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Georgia Good Samaritan Law

Published on March 15, 2019 under Born To Ride
Georgia Good Samaritan Law

Georgia Good Samaritan Law

All 50 states have some form of the Good Samaritan Law. These laws are designed to encourage people to render emergency aid at the scene of an accident without the concern of liability or civil damages. O.C.G.A. §51-1-29 lays out Georgia’s Good Samaritan Law:

(a) Any person, including any person licensed to practice medicine and surgery pursuant to Article 2 of Chapter 34 of Title 43 and any person licensed to render services ancillary thereto, who in good faith renders emergency care at the scene of an accident or emergency to the victims thereof without making any charge therefor shall not be liable for any civil damages as a result of any act or omission by such person in rendering emergency care or as a result of any act or failure to act to provide or arrange for further medical treatment or care for the injured person.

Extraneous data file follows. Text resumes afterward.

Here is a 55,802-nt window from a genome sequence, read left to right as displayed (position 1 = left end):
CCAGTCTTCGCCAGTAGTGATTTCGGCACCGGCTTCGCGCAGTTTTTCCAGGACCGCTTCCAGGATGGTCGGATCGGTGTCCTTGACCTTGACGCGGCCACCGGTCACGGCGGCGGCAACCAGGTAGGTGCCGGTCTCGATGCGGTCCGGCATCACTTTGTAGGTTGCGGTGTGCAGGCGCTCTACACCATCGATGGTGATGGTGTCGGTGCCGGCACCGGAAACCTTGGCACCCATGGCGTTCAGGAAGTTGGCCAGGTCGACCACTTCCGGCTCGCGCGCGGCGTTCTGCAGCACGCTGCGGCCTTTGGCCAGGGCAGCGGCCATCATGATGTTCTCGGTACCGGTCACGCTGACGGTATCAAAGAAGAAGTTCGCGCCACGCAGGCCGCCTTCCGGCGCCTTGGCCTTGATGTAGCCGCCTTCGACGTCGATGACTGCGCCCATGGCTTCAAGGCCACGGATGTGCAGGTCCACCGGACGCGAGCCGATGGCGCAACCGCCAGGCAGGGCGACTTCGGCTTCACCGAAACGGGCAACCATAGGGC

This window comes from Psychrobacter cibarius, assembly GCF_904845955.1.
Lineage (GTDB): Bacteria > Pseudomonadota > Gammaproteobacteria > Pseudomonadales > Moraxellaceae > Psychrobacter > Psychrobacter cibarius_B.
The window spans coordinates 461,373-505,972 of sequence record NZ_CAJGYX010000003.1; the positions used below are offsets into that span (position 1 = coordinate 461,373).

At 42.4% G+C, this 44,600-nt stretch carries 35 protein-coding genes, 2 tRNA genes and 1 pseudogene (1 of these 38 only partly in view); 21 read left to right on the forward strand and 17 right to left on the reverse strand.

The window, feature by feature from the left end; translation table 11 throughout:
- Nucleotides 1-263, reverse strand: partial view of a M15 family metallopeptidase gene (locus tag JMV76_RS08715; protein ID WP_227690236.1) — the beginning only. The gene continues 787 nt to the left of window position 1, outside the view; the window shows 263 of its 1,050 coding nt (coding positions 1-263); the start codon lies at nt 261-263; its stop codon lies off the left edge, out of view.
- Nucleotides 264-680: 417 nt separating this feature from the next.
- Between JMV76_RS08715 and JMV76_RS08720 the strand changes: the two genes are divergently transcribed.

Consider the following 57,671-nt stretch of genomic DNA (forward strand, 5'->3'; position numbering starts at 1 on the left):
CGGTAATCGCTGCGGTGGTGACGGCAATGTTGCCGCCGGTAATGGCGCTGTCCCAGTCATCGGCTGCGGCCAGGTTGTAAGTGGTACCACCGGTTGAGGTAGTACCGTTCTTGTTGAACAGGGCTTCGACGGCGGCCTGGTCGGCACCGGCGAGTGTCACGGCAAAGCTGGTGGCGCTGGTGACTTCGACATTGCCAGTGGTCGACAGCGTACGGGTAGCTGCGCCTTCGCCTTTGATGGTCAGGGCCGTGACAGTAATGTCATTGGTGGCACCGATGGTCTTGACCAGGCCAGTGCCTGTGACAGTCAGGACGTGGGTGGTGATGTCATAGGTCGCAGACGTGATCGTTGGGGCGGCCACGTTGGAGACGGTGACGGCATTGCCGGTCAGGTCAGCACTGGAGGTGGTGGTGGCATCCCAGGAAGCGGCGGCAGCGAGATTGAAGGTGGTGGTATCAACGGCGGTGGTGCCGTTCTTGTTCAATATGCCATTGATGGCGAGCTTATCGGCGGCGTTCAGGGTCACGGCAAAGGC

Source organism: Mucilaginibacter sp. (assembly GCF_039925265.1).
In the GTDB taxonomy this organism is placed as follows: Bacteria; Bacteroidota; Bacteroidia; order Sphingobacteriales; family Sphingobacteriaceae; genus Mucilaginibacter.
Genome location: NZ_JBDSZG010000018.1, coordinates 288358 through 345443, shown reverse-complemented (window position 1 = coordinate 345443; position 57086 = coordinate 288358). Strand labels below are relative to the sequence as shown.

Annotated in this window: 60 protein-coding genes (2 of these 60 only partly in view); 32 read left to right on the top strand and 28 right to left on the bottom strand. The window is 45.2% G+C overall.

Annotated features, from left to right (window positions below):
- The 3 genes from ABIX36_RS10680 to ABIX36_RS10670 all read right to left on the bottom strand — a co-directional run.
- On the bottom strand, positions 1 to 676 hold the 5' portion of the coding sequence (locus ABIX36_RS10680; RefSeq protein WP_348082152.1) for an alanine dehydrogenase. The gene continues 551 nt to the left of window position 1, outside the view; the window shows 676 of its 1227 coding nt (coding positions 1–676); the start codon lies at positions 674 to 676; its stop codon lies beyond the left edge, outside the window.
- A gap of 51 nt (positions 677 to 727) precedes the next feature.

(b) As used in this Code section, the term “emergency care” shall include, but shall not be limited to, the rescue or attempted rescue of an incapacitated or endangered individual from a locked motor vehicle.

One important aspect of the code section is that the party rendering care cannot charge for the services. In Georgia, if you render emergency care and receive no compensation and do not intentionally harm the injured party, you cannot be held liable for civil damages.

Chuck Watwood